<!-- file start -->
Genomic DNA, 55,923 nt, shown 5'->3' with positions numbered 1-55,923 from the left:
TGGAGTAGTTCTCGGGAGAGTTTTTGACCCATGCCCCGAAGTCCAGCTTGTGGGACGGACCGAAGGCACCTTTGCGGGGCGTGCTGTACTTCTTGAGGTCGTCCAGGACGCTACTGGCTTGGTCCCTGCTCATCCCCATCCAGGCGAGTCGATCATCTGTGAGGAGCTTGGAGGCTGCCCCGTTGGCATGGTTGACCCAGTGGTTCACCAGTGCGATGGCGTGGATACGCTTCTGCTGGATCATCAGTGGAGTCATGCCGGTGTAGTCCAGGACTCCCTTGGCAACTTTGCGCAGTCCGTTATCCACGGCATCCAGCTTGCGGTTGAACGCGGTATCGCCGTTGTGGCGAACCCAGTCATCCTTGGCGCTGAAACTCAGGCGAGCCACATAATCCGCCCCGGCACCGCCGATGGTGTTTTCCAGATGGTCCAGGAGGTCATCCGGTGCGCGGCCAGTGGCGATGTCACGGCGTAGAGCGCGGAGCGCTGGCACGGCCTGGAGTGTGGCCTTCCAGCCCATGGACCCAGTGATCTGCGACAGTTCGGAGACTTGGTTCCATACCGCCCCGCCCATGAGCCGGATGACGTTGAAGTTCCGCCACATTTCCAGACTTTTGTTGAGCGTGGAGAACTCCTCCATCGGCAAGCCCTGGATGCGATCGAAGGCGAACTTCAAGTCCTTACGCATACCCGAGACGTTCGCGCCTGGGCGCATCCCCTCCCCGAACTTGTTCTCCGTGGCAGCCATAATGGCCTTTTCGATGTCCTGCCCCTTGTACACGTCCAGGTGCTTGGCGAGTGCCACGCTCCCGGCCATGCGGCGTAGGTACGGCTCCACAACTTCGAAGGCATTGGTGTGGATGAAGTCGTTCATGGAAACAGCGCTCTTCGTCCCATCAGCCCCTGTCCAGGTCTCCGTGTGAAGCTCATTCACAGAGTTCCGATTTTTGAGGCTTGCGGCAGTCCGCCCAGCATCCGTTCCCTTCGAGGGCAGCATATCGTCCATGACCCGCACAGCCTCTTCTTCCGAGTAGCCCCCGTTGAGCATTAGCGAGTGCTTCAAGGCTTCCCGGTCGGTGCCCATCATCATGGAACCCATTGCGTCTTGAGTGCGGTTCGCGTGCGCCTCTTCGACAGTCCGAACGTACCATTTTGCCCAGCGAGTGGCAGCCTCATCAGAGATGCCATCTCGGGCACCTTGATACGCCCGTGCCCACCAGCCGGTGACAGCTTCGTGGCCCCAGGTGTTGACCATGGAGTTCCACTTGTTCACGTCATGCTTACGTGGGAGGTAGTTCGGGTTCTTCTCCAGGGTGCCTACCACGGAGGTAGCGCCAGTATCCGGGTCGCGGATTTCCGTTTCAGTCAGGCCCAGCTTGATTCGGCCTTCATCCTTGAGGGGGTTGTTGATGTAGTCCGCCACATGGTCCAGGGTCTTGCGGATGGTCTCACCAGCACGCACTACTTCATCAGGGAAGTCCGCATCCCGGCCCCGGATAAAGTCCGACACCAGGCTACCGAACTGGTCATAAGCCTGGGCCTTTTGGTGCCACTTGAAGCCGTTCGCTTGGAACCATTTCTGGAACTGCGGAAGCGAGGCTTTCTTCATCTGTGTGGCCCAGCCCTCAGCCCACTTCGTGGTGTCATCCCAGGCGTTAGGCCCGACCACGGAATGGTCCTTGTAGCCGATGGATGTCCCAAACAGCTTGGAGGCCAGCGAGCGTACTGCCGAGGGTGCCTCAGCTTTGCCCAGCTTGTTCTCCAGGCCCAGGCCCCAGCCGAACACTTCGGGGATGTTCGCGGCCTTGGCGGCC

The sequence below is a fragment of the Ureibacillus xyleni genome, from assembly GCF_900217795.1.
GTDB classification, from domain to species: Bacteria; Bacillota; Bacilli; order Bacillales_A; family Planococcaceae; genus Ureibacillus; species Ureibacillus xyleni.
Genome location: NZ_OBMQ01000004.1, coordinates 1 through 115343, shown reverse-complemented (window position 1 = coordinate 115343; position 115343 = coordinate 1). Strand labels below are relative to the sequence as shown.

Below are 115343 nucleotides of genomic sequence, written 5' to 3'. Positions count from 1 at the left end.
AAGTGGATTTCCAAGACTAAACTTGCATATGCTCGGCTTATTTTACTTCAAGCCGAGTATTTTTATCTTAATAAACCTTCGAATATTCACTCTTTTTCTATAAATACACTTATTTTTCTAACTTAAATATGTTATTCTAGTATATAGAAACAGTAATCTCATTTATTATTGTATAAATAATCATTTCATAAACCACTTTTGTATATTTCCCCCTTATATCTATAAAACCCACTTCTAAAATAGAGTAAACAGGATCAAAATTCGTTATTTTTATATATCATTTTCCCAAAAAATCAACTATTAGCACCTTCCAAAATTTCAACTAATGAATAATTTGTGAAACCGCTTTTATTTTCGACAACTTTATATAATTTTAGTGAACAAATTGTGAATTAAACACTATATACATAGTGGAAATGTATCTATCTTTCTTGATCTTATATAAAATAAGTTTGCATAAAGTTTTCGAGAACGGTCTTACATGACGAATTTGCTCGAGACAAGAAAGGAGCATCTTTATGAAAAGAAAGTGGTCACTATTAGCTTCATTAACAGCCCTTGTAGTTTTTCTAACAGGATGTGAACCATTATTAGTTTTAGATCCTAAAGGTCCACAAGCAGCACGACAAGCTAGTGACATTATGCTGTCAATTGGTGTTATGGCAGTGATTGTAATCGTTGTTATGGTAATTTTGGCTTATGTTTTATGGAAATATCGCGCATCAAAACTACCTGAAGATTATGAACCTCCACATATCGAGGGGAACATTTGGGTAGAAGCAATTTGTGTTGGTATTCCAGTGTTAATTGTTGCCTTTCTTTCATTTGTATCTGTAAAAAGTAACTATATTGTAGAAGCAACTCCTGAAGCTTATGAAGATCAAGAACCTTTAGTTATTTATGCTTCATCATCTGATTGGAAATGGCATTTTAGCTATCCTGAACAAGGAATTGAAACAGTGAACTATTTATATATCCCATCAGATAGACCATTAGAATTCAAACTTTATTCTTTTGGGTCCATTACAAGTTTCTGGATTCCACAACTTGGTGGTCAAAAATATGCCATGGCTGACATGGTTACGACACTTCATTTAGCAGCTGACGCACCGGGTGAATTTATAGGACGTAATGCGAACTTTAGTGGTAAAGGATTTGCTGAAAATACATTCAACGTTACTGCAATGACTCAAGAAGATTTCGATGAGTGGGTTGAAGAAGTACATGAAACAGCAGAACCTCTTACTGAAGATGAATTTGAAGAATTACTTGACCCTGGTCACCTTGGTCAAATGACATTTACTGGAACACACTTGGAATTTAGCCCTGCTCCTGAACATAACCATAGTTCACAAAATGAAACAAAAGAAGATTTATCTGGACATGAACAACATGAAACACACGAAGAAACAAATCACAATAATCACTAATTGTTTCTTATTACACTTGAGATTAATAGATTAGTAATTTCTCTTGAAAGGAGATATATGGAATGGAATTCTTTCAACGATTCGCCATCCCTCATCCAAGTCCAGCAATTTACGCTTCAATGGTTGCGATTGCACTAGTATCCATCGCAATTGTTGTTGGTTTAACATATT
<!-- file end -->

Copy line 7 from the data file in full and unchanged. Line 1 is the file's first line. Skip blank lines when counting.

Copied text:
AAGTGGATTTCCAAGACTAAACTTGCATATGCTCGGCTTATTTTACTTCAAGCCGAGTATTTTTATCTTAATAAACCTTCGAATATTCACTCTTTTTCTATAAATACACTTATTTTTCTAACTTAAATATGTTATTCTAGTATATAGAAACAGTAATCTCATTTATTATTGTATAAATAATCATTTCATAAACCACTTTTGTATATTTCCCCCTTATATCTATAAAACCCACTTCTAAAATAGAGTAAACAGGATCAAAATTCGTTATTTTTATATATCATTTTCCCAAAAAATCAACTATTAGCACCTTCCAAAATTTCAACTAATGAATAATTTGTGAAACCGCTTTTATTTTCGACAACTTTATATAATTTTAGTGAACAAATTGTGAATTAAACACTATATACATAGTGGAAATGTATCTATCTTTCTTGATCTTATATAAAATAAGTTTGCATAAAGTTTTCGAGAACGGTCTTACATGACGAATTTGCTCGAGACAAGAAAGGAGCATCTTTATGAAAAGAAAGTGGTCACTATTAGCTTCATTAACAGCCCTTGTAGTTTTTCTAACAGGATGTGAACCATTATTAGTTTTAGATCCTAAAGGTCCACAAGCAGCACGACAAGCTAGTGACATTATGCTGTCAATTGGTGTTATGGCAGTGATTGTAATCGTTGTTATGGTAATTTTGGCTTATGTTTTATGGAAATATCGCGCATCAAAACTACCTGAAGATTATGAACCTCCACATATCGAGGGGAACATTTGGGTAGAAGCAATTTGTGTTGGTATTCCAGTGTTAATTGTTGCCTTTCTTTCATTTGTATCTGTAAAAAGTAACTATATTGTAGAAGCAACTCCTGAAGCTTATGAAGATCAAGAACCTTTAGTTATTTATGCTTCATCATCTGATTGGAAATGGCATTTTAGCTATCCTGAACAAGGAATTGAAACAGTGAACTATTTATATATCCCATCAGATAGACCATTAGAATTCAAACTTTATTCTTTTGGGTCCATTACAAGTTTCTGGATTCCACAACTTGGTGGTCAAAAATATGCCATGGCTGACATGGTTACGACACTTCATTTAGCAGCTGACGCACCGGGTGAATTTATAGGACGTAATGCGAACTTTAGTGGTAAAGGATTTGCTGAAAATACATTCAACGTTACTGCAATGACTCAAGAAGATTTCGATGAGTGGGTTGAAGAAGTACATGAAACAGCAGAACCTCTTACTGAAGATGAATTTGAAGAATTACTTGACCCTGGTCACCTTGGTCAAATGACATTTACTGGAACACACTTGGAATTTAGCCCTGCTCCTGAACATAACCATAGTTCACAAAATGAAACAAAAGAAGATTTATCTGGACATGAACAACATGAAACACACGAAGAAACAAATCACAATAATCACTAATTGTTTCTTATTACACTTGAGATTAATAGATTAGTAATTTCTCTTGAAAGGAGATATATGGAATGGAATTCTTTCAACGATTCGCCATCCCTCATCCAAGTCCAGCAATTTACGCTTCAATGGTTGCGATTGCACTAGTATCCATCGCAATTGTTGTTGGTTTAACATATT